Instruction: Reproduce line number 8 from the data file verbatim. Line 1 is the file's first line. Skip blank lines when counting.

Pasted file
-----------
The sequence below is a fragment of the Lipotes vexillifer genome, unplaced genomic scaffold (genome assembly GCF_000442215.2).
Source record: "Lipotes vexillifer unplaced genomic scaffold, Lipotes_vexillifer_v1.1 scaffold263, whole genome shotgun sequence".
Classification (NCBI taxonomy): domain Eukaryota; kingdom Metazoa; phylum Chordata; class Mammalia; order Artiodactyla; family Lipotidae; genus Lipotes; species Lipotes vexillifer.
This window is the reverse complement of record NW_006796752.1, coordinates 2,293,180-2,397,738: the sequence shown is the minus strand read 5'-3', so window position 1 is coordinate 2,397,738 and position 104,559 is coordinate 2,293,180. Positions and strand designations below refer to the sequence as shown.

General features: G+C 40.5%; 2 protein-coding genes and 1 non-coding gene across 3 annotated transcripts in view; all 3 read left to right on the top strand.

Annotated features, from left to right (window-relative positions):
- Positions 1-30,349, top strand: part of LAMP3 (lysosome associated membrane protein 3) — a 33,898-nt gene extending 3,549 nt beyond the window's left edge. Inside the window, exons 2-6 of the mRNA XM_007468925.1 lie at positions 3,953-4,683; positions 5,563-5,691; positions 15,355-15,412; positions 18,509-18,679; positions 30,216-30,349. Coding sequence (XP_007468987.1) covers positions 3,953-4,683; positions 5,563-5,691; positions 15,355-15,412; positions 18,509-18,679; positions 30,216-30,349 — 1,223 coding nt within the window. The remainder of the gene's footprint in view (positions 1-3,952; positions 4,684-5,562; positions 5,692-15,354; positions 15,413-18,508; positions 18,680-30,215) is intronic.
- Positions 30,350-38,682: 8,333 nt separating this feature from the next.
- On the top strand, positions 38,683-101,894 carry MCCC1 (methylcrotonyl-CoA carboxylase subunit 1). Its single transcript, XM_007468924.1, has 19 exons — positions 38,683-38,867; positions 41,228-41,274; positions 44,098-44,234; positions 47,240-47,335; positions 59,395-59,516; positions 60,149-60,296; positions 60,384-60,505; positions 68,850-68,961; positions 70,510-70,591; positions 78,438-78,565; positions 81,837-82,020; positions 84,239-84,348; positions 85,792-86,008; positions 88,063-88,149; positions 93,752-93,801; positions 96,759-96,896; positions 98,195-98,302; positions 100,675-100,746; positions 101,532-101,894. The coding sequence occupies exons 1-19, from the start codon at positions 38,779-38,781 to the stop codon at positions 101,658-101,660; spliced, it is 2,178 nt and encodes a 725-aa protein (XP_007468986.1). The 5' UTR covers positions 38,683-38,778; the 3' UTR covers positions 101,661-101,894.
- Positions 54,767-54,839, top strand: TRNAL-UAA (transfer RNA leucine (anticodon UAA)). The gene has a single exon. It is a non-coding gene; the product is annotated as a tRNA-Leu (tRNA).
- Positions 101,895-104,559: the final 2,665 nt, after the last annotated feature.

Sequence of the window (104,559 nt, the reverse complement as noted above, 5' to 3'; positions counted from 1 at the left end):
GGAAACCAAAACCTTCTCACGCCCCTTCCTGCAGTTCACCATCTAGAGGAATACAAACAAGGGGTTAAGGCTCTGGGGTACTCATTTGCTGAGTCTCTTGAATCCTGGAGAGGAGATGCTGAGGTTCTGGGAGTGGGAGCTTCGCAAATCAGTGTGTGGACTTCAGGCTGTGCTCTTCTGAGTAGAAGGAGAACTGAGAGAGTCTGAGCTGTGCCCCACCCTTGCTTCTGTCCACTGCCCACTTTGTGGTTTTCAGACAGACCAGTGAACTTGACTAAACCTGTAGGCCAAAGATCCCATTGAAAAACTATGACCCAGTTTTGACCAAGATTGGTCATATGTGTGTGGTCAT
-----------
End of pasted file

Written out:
- Positions 30,350-38,682: 8,333 nt separating this feature from the next.